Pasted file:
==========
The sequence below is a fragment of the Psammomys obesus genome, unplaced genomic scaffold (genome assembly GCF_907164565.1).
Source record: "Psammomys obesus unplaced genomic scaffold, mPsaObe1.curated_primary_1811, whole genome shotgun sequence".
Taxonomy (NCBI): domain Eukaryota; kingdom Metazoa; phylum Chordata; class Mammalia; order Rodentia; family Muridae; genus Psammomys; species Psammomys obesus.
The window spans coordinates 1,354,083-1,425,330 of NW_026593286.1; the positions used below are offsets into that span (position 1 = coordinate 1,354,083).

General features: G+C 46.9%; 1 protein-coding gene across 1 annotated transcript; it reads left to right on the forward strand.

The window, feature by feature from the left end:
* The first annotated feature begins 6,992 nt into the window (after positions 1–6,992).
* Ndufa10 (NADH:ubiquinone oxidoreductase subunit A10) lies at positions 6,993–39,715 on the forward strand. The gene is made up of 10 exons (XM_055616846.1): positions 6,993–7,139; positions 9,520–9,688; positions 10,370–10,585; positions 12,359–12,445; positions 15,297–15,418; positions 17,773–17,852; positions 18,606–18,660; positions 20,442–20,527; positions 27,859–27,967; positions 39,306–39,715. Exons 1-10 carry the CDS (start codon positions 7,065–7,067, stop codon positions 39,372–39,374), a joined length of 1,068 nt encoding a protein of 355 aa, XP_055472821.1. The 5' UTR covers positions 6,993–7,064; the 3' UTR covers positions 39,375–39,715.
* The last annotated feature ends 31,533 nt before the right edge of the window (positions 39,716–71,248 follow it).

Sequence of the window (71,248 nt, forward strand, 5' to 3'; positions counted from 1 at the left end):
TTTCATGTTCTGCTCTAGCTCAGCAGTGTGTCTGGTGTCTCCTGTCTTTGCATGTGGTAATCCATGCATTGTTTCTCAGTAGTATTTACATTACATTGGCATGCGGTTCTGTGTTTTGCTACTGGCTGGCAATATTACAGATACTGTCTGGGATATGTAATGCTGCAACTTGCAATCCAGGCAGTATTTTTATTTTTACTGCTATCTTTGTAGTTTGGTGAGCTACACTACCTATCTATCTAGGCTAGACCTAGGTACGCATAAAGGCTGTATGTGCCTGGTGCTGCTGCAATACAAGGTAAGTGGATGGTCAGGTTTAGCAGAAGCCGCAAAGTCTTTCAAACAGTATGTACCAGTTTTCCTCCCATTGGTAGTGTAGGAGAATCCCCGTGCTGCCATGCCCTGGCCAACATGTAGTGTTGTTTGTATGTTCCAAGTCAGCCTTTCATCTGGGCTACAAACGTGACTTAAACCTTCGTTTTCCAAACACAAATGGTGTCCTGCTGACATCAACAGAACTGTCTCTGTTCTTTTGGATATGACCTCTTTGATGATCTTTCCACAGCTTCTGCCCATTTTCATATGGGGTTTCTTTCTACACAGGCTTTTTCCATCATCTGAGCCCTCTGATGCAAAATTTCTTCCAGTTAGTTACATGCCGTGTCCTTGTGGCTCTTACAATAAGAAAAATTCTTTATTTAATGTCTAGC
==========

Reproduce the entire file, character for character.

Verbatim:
The sequence below is a fragment of the Psammomys obesus genome, unplaced genomic scaffold (genome assembly GCF_907164565.1).
Source record: "Psammomys obesus unplaced genomic scaffold, mPsaObe1.curated_primary_1811, whole genome shotgun sequence".
Taxonomy (NCBI): domain Eukaryota; kingdom Metazoa; phylum Chordata; class Mammalia; order Rodentia; family Muridae; genus Psammomys; species Psammomys obesus.
The window spans coordinates 1,354,083-1,425,330 of NW_026593286.1; the positions used below are offsets into that span (position 1 = coordinate 1,354,083).

General features: G+C 46.9%; 1 protein-coding gene across 1 annotated transcript; it reads left to right on the forward strand.

The window, feature by feature from the left end:
* The first annotated feature begins 6,992 nt into the window (after positions 1–6,992).
* Ndufa10 (NADH:ubiquinone oxidoreductase subunit A10) lies at positions 6,993–39,715 on the forward strand. The gene is made up of 10 exons (XM_055616846.1): positions 6,993–7,139; positions 9,520–9,688; positions 10,370–10,585; positions 12,359–12,445; positions 15,297–15,418; positions 17,773–17,852; positions 18,606–18,660; positions 20,442–20,527; positions 27,859–27,967; positions 39,306–39,715. Exons 1-10 carry the CDS (start codon positions 7,065–7,067, stop codon positions 39,372–39,374), a joined length of 1,068 nt encoding a protein of 355 aa, XP_055472821.1. The 5' UTR covers positions 6,993–7,064; the 3' UTR covers positions 39,375–39,715.
* The last annotated feature ends 31,533 nt before the right edge of the window (positions 39,716–71,248 follow it).

Sequence of the window (71,248 nt, forward strand, 5' to 3'; positions counted from 1 at the left end):
TTTCATGTTCTGCTCTAGCTCAGCAGTGTGTCTGGTGTCTCCTGTCTTTGCATGTGGTAATCCATGCATTGTTTCTCAGTAGTATTTACATTACATTGGCATGCGGTTCTGTGTTTTGCTACTGGCTGGCAATATTACAGATACTGTCTGGGATATGTAATGCTGCAACTTGCAATCCAGGCAGTATTTTTATTTTTACTGCTATCTTTGTAGTTTGGTGAGCTACACTACCTATCTATCTAGGCTAGACCTAGGTACGCATAAAGGCTGTATGTGCCTGGTGCTGCTGCAATACAAGGTAAGTGGATGGTCAGGTTTAGCAGAAGCCGCAAAGTCTTTCAAACAGTATGTACCAGTTTTCCTCCCATTGGTAGTGTAGGAGAATCCCCGTGCTGCCATGCCCTGGCCAACATGTAGTGTTGTTTGTATGTTCCAAGTCAGCCTTTCATCTGGGCTACAAACGTGACTTAAACCTTCGTTTTCCAAACACAAATGGTGTCCTGCTGACATCAACAGAACTGTCTCTGTTCTTTTGGATATGACCTCTTTGATGATCTTTCCACAGCTTCTGCCCATTTTCATATGGGGTTTCTTTCTACACAGGCTTTTTCCATCATCTGAGCCCTCTGATGCAAAATTTCTTCCAGTTAGTTACATGCCGTGTCCTTGTGGCTCTTACAATAAGAAAAATTCTTTATTTAATGTCTAGC